By Tom Ballato
Julian Batts was a two-sport athlete at Jeannette High School in Jeannette, Pennsylvania. He played quarterback on the football team and was the point guard on the basketball team.
While basketball was his primary sport, he didn’t receive any Division 1 scholarships despite averaging 22.4 points, 9.9 rebounds, and 8.4 assists during his senior season.
After high school, Batts spent one-year playing basketball at St. Thomas More, a prep school in Oakdale, Connecticut. His play earned him scholarship offers from Long Island University (LIU), Sacred Heart, Maine, Central Connecticut, NJIT, and a few other schools.
Batts committed to LIU in Brooklyn, New York. When asked about why he chose LIU, Batts responded, “When I got to the airport, coach (Jim) Mack, who recruited me, picked me up I just felt a very family-like atmosphere. I was impressed, and sometimes when you go on visits, coaches are very dry and standoffish, but we hit it off right away. Then we ate, and it was very family-like with my parents. The next day I got to play pick up with the team and see where I fitted in, and I felt like I was going to mesh with the guys that were going to be on the team and returning players.”
It was the right fit and in Brooklyn. As a 19-year-old from a small school in Connecticut, it was a no brainer. Batts enjoyed the fact that you could walk and find new places all the time.
As a freshman, he took over the starting role in the middle of the season, a position that he would be in for the rest of his career at LIU. He averaged 4.3 points and 1.7 assists per game, contributing to a team that finished 20-12.
Following his freshman year, LIU parted ways with their head coach Jack Perri. Batts contemplated transferring due to the coaching change but ended up staying with the program. LIU hired Derek Kellogg to be their next head coach.
His fondest memories came during his sophomore year at LIU. The team finished with an 18-17 record and a 10-8 record in conference play, but the winning came when it mattered the most. LIU won the NEC Conference Tournament by beating first-place Wagner on the road and made it to the NCAA Tournament. “We went on a five-game win streak, and that is when the team meshed the most. We all bought in even if it was late in the year, and we just bought in at the right time. It was just a moment that bonded us and solidified us forever.”
That run to the NCAA Tournament took some time. The team had to get used to a new style of play and a new defensive scheme. Coach Kellogg allowed Batts and his teammates to play into their strengths and to play their game. They were a faster team getting up and down the floor when Kellogg took over. During the five-game win streak, the team took it game by game but also realized that they could win the conference tournament.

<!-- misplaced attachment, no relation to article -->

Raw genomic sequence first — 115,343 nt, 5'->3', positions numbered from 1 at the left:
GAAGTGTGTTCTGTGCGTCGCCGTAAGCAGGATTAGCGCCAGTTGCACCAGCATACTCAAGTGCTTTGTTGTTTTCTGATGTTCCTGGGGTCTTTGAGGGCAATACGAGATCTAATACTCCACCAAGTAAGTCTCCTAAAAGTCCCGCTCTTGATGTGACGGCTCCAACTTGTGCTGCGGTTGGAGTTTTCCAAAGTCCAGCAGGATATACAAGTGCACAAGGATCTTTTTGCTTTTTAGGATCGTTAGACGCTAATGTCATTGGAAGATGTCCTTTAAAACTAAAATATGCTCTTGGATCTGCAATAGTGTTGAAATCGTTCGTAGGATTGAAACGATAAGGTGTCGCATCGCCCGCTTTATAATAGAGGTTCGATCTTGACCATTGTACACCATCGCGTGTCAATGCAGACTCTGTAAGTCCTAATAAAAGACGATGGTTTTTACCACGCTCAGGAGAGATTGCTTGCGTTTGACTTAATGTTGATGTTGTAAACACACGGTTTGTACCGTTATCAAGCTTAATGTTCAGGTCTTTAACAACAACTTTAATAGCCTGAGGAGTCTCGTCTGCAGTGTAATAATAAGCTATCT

The NCAA Tournament was an experience like no other for Batts. LIU played the play-in game against Radford in 2018. “Honestly, it was a dream come true. It is indescribable because, as a kid playing basketball, you grow up wishing and wanting to be in that moment. I will never forget just walking onto the court. Even though it wasn’t the traditional NCAA Tournament, it was the first four, and we were the first game of that NCAA Tournament.”
The experience of the NCAA Tournament included a police escort, fans cheering for them, and taking a private plane. For a small school like LIU, that is something that they don’t experience too often.
This past season, LIU finished with an overall record of 15-18. Batts averaged 8.5 points and 2 assists per game while shooting 41% from three. The team showed glimpses of what they could have been but didn’t get over the hump, according to Batts. It was a frustrating year because the talent and coaching were there, but LIU didn’t put it all together. The loss of Eral Penn, who was a force on defense, to injury hurt the team tremendously.
Many milestones were reached for players on the team even in a down year. A few players reached the 1,000 point plateau, including Batts and Raiquan Clark becoming the program’s all-time leading scorer.
Batts finished his career with over 1,000 points and 250 assists. When asked what he is the proudest of his accomplishments, he replied, “I played in every single game in my four years.” He even prolonged his career by hitting the game-winning layup in the NEC Tournament opener against Fairleigh Dickinson. The game-winner ended up on ESPN’s Top Plays the following day.
Now that the season is over, Batts has been taking what is next in his career day by day. He graduated in December and has been taking online classes for his master’s degree.
“I would love to keep playing if the situation was right for myself. I wouldn’t force anything, but if it is the right situation, I want to play.”
Batts wants to play professionally overseas, but also wants to be a coach in the future. Playing overseas is something he wants to do first, but if playing doesn’t work out, he would like to get a jump start on his coaching career.
From a prospect with zero Division 1 offers to living out his dream as a college basketball player, Julian Batts is on the road to success, whichever path he chooses.